Richmond and The Diamond
As the last hopes for building a new baseball stadium in downtown Richmond fall by the wayside, city leaders are now pondering whether to renovate The Diamond, or to build a replacement ballpark in that same industrial neighborhood, along The Boulevard. (It's odd how some of Richmond's landmarks lack proper names.) Today's Richmond Times Dispatch laid out the options being considered. Richmond Mayor Doug Wilder (former governor of The Commonwealth) favors a new venue.
I think The Diamond has at least ten more years in it. Sure, it's plain, but it's certainly big enough for Triple-A baseball, and there is no reason why it couldn't be upgraded with all the "necessary" amenities. They should probably add some landscaped picnic areas along the foul territory, and a bleacher section in the outfield.
Soriano returns to Washington
Former Nats star Alfonso Soriano is playing in D.C. for the first time since he joined the Cubs late last year. So far, it's not going very well for the Nats, losing on Monday and falling behind early tonight. In today's Washington Post, Thomas Boswell reminds us of what the Nationals (and their fans) have been missing since Alfonso left town. I know it would have been foolish for the Lerners to outbid the Cubs, but still...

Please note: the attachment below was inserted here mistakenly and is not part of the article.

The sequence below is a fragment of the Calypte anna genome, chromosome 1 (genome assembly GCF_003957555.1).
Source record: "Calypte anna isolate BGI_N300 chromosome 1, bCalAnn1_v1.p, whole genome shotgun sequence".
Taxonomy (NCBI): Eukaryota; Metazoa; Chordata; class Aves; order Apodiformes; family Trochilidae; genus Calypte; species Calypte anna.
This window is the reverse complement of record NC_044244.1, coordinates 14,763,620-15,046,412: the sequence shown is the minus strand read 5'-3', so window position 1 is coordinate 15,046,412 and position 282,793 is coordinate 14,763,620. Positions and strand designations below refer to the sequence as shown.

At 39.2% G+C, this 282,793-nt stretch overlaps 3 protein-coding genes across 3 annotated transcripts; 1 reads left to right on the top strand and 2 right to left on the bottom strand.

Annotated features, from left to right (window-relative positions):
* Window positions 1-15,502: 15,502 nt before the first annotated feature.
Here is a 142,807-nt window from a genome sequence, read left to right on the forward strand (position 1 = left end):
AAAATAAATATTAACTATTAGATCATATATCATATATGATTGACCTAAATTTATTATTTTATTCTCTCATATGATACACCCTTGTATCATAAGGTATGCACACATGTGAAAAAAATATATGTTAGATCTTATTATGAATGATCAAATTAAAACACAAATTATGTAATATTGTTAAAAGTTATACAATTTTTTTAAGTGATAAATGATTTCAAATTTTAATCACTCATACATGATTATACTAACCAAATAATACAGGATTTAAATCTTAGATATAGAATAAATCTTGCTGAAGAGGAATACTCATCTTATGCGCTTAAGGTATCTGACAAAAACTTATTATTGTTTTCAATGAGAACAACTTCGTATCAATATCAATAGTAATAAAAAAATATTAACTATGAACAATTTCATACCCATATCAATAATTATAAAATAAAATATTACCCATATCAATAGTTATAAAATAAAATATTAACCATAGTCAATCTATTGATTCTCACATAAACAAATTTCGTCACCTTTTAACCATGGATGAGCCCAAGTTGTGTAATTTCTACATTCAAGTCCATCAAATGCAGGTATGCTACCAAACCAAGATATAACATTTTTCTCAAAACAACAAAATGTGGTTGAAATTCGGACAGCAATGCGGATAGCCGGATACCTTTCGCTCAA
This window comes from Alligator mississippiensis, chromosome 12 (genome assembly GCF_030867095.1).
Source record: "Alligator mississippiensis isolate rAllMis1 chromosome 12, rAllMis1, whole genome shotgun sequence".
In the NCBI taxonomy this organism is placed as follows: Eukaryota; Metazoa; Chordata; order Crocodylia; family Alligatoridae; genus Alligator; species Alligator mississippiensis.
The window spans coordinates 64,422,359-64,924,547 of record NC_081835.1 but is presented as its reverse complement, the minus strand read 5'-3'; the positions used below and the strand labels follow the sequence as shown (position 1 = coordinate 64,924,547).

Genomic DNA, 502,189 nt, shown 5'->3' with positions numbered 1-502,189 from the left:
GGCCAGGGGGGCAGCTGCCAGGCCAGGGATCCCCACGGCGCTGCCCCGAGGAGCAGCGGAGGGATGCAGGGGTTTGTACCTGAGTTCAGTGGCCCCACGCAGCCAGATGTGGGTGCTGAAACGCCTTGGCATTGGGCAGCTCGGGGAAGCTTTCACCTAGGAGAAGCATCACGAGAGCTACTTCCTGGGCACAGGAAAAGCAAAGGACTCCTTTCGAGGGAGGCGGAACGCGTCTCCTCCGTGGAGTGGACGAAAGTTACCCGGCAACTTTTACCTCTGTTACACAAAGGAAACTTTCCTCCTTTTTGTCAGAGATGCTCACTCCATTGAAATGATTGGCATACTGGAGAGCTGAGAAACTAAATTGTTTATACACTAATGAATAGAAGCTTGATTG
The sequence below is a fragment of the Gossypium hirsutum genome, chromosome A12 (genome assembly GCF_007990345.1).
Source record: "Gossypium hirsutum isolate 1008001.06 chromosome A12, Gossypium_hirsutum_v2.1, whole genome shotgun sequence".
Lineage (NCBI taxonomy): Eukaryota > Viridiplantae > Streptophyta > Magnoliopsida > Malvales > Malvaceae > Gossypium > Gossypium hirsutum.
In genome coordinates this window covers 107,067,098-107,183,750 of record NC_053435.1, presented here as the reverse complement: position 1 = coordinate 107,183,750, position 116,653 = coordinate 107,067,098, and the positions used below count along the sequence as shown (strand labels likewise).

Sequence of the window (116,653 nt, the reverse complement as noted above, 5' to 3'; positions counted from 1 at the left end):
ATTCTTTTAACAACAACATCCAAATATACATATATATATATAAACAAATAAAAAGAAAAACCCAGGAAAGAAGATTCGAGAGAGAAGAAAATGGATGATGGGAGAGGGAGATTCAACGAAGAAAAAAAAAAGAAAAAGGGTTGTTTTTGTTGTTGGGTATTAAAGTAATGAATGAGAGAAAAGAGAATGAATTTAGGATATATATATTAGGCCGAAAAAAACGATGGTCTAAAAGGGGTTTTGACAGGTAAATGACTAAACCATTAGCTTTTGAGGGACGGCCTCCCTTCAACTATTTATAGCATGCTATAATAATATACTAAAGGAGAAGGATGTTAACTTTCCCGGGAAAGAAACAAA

Polo Ground plaques
Thanks to a prompt reply from fellow baseball blogger Jay Roberts to yesterday's query from William Carron, I now know for sure about the plaques behind the Eddie Grant monument in the center field of the Polo Grounds. They commemorate:
- Christy Mathewson and Ross Youngs
- John McGraw
- Jack Lummus and Al Blozis
- James Walker
I appreciate all such tips from casual fans and serious devotees of baseball. Thanks, Jay!